PUD to aid in national study; Cold Weather Shelter; Coos Bay cleared of sunken vessel; Keeping those resolutions

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Central Lincoln to participate in policy study

Oregon is one of four states selected by the National Governor’s Association for a “policy academy” focused on modernizing electric grids.  In Oregon, the Department of Energy will be working alongside Central Lincoln PUD for ways to protect vulnerable parts of the coast in the event of a natural disaster.  Adam Schultz is a senior policy analyst the department, he says Oregon has a particular interest in making sure the coast is prepared.

Adam Schultz – “Wind and ice storms.  Heavy wind can knock down power lines.  And then the big black-swan events, which is the impending Cascadia subduction zone earthquake.  We realize there’s a significant risk to the coastal areas.”

One way to help prepare could be through the use of what are called “micro grids” that run on renewable energy.

Adam Schultz – “If there was a catastrophic event, you can imagin a situation where perhaps the utility, working with the local municipalities, could have a micro grid system with a solar or storage technology that allows it to continue operation locally for, say, a police or fire station or a medical facility or community center.”

Schultz says Central Lincoln PUD was chosen because it serves nearly 40-percent of the coast.

Florence Cold Weather Shelter expected to be busy this week

Organizers of the Florence Cold Weather Shelter could see late last week that it was going to be cold enough to justify opening the shelter last night.  They let it be known that it would open Sunday night and it did.

Greg Woods with the Presbyterian Church of the Siuslaw said they also intend to be open most of this week.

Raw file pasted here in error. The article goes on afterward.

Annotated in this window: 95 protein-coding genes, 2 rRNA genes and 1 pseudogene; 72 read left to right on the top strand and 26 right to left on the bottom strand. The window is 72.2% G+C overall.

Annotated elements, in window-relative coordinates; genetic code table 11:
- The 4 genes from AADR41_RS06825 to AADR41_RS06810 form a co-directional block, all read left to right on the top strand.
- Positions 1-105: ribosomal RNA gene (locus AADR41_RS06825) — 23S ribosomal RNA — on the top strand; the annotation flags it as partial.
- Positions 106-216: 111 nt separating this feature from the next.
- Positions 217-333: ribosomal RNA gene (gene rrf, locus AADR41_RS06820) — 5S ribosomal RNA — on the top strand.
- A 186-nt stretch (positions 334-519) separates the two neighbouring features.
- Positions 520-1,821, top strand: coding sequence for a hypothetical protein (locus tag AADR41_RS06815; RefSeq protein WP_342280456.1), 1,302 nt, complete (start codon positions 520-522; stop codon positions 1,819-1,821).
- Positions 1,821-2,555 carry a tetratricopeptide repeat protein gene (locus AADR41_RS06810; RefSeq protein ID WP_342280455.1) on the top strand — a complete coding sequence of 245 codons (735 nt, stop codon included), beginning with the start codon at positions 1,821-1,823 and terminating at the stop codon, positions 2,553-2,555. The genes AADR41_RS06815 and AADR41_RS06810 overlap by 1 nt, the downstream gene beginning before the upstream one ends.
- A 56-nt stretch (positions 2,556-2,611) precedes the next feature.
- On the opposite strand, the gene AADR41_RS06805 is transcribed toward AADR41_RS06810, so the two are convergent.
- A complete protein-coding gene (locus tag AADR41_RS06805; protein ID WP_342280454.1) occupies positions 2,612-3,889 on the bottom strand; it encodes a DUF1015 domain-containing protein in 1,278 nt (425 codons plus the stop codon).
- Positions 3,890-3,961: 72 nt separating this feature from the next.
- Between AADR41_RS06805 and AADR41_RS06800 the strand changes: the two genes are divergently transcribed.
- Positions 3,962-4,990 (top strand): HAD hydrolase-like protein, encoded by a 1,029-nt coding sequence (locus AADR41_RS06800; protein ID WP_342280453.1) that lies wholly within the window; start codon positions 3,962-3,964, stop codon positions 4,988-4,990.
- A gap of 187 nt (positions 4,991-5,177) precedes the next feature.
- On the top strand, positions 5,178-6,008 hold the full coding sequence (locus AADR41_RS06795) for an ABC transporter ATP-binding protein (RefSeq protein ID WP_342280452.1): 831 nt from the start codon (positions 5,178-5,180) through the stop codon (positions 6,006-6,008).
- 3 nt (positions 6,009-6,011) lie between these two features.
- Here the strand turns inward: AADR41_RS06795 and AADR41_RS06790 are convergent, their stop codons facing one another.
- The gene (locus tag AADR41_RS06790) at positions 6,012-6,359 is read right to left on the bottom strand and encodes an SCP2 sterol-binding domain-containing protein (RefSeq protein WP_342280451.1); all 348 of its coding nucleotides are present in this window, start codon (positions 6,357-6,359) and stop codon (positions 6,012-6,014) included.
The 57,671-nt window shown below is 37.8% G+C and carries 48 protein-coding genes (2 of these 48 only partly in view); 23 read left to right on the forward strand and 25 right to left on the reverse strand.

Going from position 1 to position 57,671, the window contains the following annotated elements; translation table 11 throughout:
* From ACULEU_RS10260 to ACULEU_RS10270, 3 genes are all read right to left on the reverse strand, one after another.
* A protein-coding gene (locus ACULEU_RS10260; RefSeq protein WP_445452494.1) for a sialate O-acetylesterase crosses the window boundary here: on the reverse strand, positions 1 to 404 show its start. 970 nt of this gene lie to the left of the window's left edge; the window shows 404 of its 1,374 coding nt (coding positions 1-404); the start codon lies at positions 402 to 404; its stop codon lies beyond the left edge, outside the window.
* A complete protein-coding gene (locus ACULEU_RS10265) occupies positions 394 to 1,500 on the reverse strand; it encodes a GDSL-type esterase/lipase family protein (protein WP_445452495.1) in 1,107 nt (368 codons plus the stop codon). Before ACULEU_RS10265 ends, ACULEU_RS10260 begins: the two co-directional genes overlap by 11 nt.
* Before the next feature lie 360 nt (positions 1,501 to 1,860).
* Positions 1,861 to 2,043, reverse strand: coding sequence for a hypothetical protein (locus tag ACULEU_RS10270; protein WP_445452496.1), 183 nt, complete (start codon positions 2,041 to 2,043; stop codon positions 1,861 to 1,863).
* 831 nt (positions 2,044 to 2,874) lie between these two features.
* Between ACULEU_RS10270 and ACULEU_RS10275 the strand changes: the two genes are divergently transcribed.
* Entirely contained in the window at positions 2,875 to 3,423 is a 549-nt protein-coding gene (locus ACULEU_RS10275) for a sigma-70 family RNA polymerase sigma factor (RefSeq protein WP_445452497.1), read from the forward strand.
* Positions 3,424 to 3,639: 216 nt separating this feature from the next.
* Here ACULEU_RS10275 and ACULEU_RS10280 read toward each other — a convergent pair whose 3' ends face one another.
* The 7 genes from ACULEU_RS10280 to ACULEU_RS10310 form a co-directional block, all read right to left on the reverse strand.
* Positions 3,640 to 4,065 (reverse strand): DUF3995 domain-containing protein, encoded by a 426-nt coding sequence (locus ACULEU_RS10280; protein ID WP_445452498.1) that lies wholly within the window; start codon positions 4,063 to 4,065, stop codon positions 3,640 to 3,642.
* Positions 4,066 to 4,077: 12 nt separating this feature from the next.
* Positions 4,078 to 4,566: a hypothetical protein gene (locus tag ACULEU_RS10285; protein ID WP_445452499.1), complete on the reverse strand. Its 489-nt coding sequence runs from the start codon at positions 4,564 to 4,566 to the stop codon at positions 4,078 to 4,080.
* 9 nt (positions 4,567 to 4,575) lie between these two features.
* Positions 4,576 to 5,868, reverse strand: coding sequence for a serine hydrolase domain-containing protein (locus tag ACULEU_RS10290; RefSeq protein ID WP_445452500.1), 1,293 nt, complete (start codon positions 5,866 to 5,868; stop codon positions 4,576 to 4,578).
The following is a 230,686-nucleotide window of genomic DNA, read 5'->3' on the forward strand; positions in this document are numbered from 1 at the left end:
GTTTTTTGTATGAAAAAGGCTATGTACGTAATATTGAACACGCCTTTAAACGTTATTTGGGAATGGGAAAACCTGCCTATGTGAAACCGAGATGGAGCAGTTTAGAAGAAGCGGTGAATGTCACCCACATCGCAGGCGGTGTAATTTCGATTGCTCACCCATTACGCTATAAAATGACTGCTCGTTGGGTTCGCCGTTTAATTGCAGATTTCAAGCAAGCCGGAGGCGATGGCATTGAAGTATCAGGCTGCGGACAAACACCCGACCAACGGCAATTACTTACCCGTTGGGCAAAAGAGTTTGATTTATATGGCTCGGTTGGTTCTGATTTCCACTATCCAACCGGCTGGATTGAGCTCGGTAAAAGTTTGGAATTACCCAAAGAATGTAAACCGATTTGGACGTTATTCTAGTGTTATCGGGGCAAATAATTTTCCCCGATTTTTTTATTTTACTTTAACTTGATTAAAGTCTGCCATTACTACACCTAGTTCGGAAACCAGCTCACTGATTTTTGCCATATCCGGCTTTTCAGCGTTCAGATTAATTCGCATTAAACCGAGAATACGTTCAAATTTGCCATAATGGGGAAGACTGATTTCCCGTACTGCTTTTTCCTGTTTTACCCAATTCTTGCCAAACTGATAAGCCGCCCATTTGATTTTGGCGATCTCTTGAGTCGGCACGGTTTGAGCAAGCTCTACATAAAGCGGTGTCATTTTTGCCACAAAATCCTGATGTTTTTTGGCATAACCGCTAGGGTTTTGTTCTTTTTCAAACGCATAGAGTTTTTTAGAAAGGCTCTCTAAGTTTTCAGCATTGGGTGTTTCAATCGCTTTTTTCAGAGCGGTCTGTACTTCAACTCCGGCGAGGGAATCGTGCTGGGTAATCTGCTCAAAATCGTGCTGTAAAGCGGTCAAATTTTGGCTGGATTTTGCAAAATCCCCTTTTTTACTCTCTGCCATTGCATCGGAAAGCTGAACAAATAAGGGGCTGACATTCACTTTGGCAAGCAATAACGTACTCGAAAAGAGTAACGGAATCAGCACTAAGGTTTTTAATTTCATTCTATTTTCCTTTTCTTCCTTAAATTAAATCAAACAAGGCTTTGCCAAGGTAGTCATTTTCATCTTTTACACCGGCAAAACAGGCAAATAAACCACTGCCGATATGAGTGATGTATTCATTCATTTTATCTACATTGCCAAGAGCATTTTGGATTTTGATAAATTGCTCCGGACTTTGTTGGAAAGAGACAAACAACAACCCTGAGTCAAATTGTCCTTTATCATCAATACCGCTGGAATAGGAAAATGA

White flags showing the international symbol for shelter will be posted throughout the community any time the shelter is slated for opening.  Woods said forecast lows for this week show several nights of very cold weather.  The National Weather Service is forecasting a low tonight around 25 degrees.

Tech can help you keep resolutions

One recent national study showed 43-percent of Americans intend to lose weight at the beginning of this year.  They are resolving to do it by eating healthier and exercising more.

But, if they’re not used to doing that, they’ll have to break some bad habits and Elliot Berkman, an associate professor of psychology at the University of Oregon, says using technology can aid in that.

Where he works, they tell co-workers about their goals, and then ask them for text messages during the day to remind them.

Elliot Berkman  – It helps combat fire with fire, a little bit, to get those texts in your daily life.  And so, you don’t need to go out of your way to remember why you care about losing weight or exercising more.  We’re going to remind you, and we’ll do it in your own words.”

Abstract goals can be hard to keep in mind day-to-day.  Berkman says by asking your friends and co-workers to help keep you accountable, you can keep your target in sight.

Western removed from Coos Bay

After several months of planning and preparation, a sunken 70-foot long, 78-ton wooden fishing vessel was removed from Coos Bay last week.

The Fishing Vessel Western sank near the Empire boat ramp in January 2015.  The boat was then abandoned, leaving local and state government agencies in the Coos Bay area to deal with its removal.

In August, the Oregon State Marine Board was awarded a $55-thousand grant from the NOAA Marine Debris Program to help pay for the removal.  Billeter Marine completed the removal and disposal of the vessel Thursday.

Abandoned and derelict vessels are a growing concern on the Oregon Coast.  The Port of Siuslaw completed removal of an abandoned vessel, the Esther, late last fall.